Stress and military service

De Soir suggests there are seven stages in the way partners of married personnel experience stress before, during and after deployment.[6]

Initial Shock and Protest
This period usually lasts about two weeks. In this stage family members are upset and angry at the news of deployment. This is usually a time of heightened emotions. In the past many families were only given a month's notice to get ready for deployment, but recently many families have been given a year or more of notice of deployment, which might make the stressful time of anticipation even worse. Many recent reports suggest the ideal preparation time for deployment would be 3–5 months.
Disengagement and Alienation
During the last days prior to departure, couples enter this stage. They experience periods of distancing because of their feelings uncertainty about the future of the mission, but also during that stage, a lot of latent problems or concern may surface that could add more potential stress, such as arguments and confessions that can't be address fully in those last moments before a person's deployment. These moments create a lot of emotional distress.
Emotional Disorganization
Shortly after the family member has been deployed, there are feelings of sadness and it is possible that symptoms of clinical depression may begin, along with issues with sleeping and problems getting back into the rhythm of life (eating disorders). These issues last for about six weeks, perhaps longer, especially, if the deployment doesn't go well or there are reports of bad news to the family. The best way to get family and spouses over this period, is for the deployed personnel to contact their family as soon as they arrive at their destinations as soon as military authority permits. This can help the family feel less stress over the deployment duration. Constant contact is a key part to decreasing a stressful family life.
Recovery and Stabilization
Usually after six weeks the family will fall back into a more distressed family pattern, and recover by becoming accustomed to the situation of a missing family member who has been deployed. Starting and maintaining a daily routine at this stage is the best way to keep the mind off of what the deployed may be doing or where the deployed may be at this point. The involvement of "home front groups" are essential to military families who need to share and enjoy time with others who have military spouses and partners deployed for long periods of time. Seeking support groups are one of many ways people cope with stressful issues.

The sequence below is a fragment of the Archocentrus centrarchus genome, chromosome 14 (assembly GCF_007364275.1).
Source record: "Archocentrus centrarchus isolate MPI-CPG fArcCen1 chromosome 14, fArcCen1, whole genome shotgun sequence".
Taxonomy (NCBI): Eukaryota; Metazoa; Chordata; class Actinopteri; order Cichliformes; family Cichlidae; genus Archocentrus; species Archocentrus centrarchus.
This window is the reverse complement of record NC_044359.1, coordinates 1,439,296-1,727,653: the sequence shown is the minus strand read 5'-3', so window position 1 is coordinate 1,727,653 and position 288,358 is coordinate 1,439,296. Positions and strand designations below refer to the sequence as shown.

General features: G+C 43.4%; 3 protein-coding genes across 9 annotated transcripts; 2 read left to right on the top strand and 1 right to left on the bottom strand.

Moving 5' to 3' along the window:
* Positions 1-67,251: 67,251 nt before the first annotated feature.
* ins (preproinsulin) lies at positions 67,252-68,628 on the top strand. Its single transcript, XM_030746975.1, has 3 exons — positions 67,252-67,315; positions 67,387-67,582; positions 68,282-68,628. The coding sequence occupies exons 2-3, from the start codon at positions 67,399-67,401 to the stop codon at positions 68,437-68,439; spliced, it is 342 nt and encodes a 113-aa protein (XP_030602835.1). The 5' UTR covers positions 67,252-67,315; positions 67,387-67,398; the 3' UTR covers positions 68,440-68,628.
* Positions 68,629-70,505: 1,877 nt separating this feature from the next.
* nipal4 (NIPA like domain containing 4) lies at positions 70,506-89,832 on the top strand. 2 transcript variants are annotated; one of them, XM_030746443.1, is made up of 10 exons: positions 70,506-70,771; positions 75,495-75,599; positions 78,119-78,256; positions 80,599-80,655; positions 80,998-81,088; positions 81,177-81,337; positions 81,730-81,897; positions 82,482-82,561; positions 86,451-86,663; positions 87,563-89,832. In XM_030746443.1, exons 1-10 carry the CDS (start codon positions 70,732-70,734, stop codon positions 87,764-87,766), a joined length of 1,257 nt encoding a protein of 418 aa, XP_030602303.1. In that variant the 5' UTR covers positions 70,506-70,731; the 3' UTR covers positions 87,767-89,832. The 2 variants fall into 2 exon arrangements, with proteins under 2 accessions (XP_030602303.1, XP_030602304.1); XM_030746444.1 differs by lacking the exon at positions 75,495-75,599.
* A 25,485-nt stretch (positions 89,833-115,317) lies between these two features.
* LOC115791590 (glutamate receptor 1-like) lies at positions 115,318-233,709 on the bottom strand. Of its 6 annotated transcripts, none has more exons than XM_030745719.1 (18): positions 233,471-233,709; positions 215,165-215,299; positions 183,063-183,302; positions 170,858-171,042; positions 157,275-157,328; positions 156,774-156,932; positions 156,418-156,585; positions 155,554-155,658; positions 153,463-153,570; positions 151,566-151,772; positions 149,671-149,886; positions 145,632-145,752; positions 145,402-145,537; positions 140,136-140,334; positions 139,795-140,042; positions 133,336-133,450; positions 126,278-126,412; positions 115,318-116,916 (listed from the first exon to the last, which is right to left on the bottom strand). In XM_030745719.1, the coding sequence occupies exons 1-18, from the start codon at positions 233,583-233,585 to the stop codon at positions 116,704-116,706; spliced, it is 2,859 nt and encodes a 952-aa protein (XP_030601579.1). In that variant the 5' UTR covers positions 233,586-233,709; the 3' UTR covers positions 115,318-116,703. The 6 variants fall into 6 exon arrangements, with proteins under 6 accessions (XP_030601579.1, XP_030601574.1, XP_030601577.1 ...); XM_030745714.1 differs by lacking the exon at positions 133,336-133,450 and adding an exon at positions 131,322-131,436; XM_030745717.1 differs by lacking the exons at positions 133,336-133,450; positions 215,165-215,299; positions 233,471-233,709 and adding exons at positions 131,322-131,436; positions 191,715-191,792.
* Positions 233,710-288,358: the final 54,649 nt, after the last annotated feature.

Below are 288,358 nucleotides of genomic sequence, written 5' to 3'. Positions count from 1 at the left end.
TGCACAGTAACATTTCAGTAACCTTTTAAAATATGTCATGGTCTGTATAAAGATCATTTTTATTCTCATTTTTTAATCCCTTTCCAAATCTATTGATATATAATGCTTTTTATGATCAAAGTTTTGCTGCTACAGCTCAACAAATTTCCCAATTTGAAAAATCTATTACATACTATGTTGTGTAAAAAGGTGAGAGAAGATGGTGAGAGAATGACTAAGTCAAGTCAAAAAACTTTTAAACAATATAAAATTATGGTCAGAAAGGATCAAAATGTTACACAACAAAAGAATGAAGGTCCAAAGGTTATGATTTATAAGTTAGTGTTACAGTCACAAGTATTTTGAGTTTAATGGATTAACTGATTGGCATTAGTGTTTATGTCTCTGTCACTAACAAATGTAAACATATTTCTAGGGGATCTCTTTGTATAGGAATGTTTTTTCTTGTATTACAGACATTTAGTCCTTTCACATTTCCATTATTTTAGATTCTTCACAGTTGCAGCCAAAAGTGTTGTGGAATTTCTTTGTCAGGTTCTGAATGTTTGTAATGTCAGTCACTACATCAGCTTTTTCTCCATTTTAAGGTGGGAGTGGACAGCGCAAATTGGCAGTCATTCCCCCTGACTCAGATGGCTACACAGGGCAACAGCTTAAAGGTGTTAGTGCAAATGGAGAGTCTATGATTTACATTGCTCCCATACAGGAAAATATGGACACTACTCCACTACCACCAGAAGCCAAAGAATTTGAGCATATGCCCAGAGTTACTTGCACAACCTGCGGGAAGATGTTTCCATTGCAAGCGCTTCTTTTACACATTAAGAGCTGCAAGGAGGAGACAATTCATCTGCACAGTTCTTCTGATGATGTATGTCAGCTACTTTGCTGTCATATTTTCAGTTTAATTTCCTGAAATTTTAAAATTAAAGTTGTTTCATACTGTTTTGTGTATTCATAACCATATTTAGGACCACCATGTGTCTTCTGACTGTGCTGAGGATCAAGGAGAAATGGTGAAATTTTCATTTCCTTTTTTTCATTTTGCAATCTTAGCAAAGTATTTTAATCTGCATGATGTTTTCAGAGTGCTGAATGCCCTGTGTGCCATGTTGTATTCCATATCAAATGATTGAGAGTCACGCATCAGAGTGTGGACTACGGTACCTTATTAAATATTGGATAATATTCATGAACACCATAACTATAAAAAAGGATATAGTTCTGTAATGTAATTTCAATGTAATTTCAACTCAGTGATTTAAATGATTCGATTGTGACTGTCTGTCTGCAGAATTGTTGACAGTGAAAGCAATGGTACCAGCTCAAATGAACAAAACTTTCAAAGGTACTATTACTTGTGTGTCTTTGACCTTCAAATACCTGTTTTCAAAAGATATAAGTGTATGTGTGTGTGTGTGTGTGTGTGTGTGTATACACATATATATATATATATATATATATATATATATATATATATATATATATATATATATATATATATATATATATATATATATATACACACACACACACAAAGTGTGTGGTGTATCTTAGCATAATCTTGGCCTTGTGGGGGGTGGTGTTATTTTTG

Age as a factor

In the United States, almost half of the enlisted force is below 25 for both men and women [7] with the average age being 27.[8] The trend of youth is perpetuated by the fact that most people enter into the service at 18 years of age[9] and leave after only a few years.[7] This creates a situation in which those with college experience are underrepresented in military as they only make up 8.5% of the military force.[10] Youth inclusion in armed conflict is not a new concept or one restricted to large well organized forces such as the United States military. In various societies over time, youth has been prized in armed conflict. Such instances include the Dinka of the Sudan, boys who received spears as an initiation rite between sixteen and eighteen years of age, the nineteenth-century Cheyenne who joined their first war parties when they were about fourteen, and the female warriors of Dahomey who were recruited between nine and fifteen.[11] During the American Civil War, it has been estimated that between 250,000 and 420,000 soldiers under 18 years of age served in Union and Confederate armies, which yields somewhere between 10 and 20 percent of recruits.[11] During these earlier periods youth was not looked upon in the context of innocence as it is framed today, rather children were seen as naturally existing with adults, as they frequently coexisted with them through apprenticeships and other work. It was not until formal education became more widespread that a change in attitudes towards youth develop, and consequently a prolongation of the perceived youth period.[11]

Religion in the military

In the past, all U.S. service academies required attendance to religious services which in 1972 was found to be unconstitutional by the U.S. Court of Appeals for the District of Columbia Circuit in Anderson v. Laird. Despite this, the Naval Academy still has prayer before meals and attendance is required at these meals. This has caused some students at the Naval Academy to seek legal help from the American Civil Liberties Union. A comparable practice of pre-meal prayers for compulsory meals at the Virginia Military Institute was found unconstitutional by the 4th U.S. Circuit Court of Appeals in Mellen v. Bunting in 2003.[12]